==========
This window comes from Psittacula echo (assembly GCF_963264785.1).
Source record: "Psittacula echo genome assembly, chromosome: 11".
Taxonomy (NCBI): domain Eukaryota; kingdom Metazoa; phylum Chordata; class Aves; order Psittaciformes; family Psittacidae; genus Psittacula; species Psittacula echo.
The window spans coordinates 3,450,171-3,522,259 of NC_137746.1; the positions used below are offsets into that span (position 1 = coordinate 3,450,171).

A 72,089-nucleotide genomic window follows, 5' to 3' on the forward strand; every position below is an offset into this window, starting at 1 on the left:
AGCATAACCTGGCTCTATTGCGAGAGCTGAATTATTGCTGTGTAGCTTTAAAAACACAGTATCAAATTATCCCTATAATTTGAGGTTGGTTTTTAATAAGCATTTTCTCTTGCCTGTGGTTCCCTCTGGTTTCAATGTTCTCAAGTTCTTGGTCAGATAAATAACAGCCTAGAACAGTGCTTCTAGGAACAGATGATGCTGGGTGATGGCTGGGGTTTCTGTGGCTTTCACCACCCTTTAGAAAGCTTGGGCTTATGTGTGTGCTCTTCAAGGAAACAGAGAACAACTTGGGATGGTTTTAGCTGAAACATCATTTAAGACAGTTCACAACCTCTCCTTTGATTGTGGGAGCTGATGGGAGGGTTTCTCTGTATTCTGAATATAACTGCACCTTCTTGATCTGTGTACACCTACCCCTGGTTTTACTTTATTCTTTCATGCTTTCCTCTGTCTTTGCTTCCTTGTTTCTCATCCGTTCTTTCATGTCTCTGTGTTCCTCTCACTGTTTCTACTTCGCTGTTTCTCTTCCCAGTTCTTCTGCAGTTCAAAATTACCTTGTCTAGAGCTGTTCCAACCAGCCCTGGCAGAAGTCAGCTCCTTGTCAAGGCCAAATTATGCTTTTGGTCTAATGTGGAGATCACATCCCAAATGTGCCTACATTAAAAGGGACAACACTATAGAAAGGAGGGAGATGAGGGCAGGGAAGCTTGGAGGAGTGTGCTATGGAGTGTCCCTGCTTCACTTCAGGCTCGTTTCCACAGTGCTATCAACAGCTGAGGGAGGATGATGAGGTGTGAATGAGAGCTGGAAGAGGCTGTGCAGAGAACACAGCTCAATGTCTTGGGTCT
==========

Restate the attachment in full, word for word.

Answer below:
This window comes from Psittacula echo (assembly GCF_963264785.1).
Source record: "Psittacula echo genome assembly, chromosome: 11".
Taxonomy (NCBI): domain Eukaryota; kingdom Metazoa; phylum Chordata; class Aves; order Psittaciformes; family Psittacidae; genus Psittacula; species Psittacula echo.
The window spans coordinates 3,450,171-3,522,259 of NC_137746.1; the positions used below are offsets into that span (position 1 = coordinate 3,450,171).

A 72,089-nucleotide genomic window follows, 5' to 3' on the forward strand; every position below is an offset into this window, starting at 1 on the left:
AGCATAACCTGGCTCTATTGCGAGAGCTGAATTATTGCTGTGTAGCTTTAAAAACACAGTATCAAATTATCCCTATAATTTGAGGTTGGTTTTTAATAAGCATTTTCTCTTGCCTGTGGTTCCCTCTGGTTTCAATGTTCTCAAGTTCTTGGTCAGATAAATAACAGCCTAGAACAGTGCTTCTAGGAACAGATGATGCTGGGTGATGGCTGGGGTTTCTGTGGCTTTCACCACCCTTTAGAAAGCTTGGGCTTATGTGTGTGCTCTTCAAGGAAACAGAGAACAACTTGGGATGGTTTTAGCTGAAACATCATTTAAGACAGTTCACAACCTCTCCTTTGATTGTGGGAGCTGATGGGAGGGTTTCTCTGTATTCTGAATATAACTGCACCTTCTTGATCTGTGTACACCTACCCCTGGTTTTACTTTATTCTTTCATGCTTTCCTCTGTCTTTGCTTCCTTGTTTCTCATCCGTTCTTTCATGTCTCTGTGTTCCTCTCACTGTTTCTACTTCGCTGTTTCTCTTCCCAGTTCTTCTGCAGTTCAAAATTACCTTGTCTAGAGCTGTTCCAACCAGCCCTGGCAGAAGTCAGCTCCTTGTCAAGGCCAAATTATGCTTTTGGTCTAATGTGGAGATCACATCCCAAATGTGCCTACATTAAAAGGGACAACACTATAGAAAGGAGGGAGATGAGGGCAGGGAAGCTTGGAGGAGTGTGCTATGGAGTGTCCCTGCTTCACTTCAGGCTCGTTTCCACAGTGCTATCAACAGCTGAGGGAGGATGATGAGGTGTGAATGAGAGCTGGAAGAGGCTGTGCAGAGAACACAGCTCAATGTCTTGGGTCT